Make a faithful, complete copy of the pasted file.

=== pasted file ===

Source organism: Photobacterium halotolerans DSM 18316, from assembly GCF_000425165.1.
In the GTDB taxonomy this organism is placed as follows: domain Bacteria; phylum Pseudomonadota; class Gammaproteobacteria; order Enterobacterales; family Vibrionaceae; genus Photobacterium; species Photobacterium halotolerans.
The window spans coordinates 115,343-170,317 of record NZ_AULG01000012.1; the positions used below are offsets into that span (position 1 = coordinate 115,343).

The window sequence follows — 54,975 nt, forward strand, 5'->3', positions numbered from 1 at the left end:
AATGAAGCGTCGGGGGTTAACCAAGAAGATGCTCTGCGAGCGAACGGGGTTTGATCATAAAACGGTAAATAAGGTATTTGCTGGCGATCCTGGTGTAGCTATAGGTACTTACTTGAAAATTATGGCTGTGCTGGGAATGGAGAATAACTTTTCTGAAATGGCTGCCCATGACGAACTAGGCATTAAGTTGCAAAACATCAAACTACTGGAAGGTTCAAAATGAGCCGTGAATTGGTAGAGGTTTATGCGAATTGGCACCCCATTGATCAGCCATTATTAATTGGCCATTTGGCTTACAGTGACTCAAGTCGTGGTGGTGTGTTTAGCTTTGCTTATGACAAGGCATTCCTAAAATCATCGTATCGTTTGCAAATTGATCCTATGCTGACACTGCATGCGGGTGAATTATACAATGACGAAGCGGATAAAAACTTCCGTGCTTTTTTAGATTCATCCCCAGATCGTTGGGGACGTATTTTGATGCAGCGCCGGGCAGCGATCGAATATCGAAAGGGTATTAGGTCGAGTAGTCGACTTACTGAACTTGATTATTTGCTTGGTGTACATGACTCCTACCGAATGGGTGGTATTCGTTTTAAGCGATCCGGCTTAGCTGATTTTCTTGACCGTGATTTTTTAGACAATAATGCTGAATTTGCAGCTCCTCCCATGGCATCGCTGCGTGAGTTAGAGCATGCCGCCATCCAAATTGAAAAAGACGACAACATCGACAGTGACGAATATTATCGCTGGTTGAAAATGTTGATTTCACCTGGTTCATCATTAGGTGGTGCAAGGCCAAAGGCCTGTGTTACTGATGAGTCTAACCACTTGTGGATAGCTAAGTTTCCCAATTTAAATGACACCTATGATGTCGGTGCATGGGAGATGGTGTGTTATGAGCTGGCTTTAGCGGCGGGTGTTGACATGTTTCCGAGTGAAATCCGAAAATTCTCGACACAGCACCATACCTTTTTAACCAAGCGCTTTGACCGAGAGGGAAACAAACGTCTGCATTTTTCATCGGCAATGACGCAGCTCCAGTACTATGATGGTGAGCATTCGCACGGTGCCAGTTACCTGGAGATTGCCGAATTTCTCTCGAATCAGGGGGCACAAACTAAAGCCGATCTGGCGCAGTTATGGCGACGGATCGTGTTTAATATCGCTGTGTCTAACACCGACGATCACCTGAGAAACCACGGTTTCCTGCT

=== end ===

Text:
Source organism: Photobacterium halotolerans DSM 18316, from assembly GCF_000425165.1.
In the GTDB taxonomy this organism is placed as follows: domain Bacteria; phylum Pseudomonadota; class Gammaproteobacteria; order Enterobacterales; family Vibrionaceae; genus Photobacterium; species Photobacterium halotolerans.
The window spans coordinates 115,343-170,317 of record NZ_AULG01000012.1; the positions used below are offsets into that span (position 1 = coordinate 115,343).

The window sequence follows — 54,975 nt, forward strand, 5'->3', positions numbered from 1 at the left end:
AATGAAGCGTCGGGGGTTAACCAAGAAGATGCTCTGCGAGCGAACGGGGTTTGATCATAAAACGGTAAATAAGGTATTTGCTGGCGATCCTGGTGTAGCTATAGGTACTTACTTGAAAATTATGGCTGTGCTGGGAATGGAGAATAACTTTTCTGAAATGGCTGCCCATGACGAACTAGGCATTAAGTTGCAAAACATCAAACTACTGGAAGGTTCAAAATGAGCCGTGAATTGGTAGAGGTTTATGCGAATTGGCACCCCATTGATCAGCCATTATTAATTGGCCATTTGGCTTACAGTGACTCAAGTCGTGGTGGTGTGTTTAGCTTTGCTTATGACAAGGCATTCCTAAAATCATCGTATCGTTTGCAAATTGATCCTATGCTGACACTGCATGCGGGTGAATTATACAATGACGAAGCGGATAAAAACTTCCGTGCTTTTTTAGATTCATCCCCAGATCGTTGGGGACGTATTTTGATGCAGCGCCGGGCAGCGATCGAATATCGAAAGGGTATTAGGTCGAGTAGTCGACTTACTGAACTTGATTATTTGCTTGGTGTACATGACTCCTACCGAATGGGTGGTATTCGTTTTAAGCGATCCGGCTTAGCTGATTTTCTTGACCGTGATTTTTTAGACAATAATGCTGAATTTGCAGCTCCTCCCATGGCATCGCTGCGTGAGTTAGAGCATGCCGCCATCCAAATTGAAAAAGACGACAACATCGACAGTGACGAATATTATCGCTGGTTGAAAATGTTGATTTCACCTGGTTCATCATTAGGTGGTGCAAGGCCAAAGGCCTGTGTTACTGATGAGTCTAACCACTTGTGGATAGCTAAGTTTCCCAATTTAAATGACACCTATGATGTCGGTGCATGGGAGATGGTGTGTTATGAGCTGGCTTTAGCGGCGGGTGTTGACATGTTTCCGAGTGAAATCCGAAAATTCTCGACACAGCACCATACCTTTTTAACCAAGCGCTTTGACCGAGAGGGAAACAAACGTCTGCATTTTTCATCGGCAATGACGCAGCTCCAGTACTATGATGGTGAGCATTCGCACGGTGCCAGTTACCTGGAGATTGCCGAATTTCTCTCGAATCAGGGGGCACAAACTAAAGCCGATCTGGCGCAGTTATGGCGACGGATCGTGTTTAATATCGCTGTGTCTAACACCGACGATCACCTGAGAAACCACGGTTTCCTGCT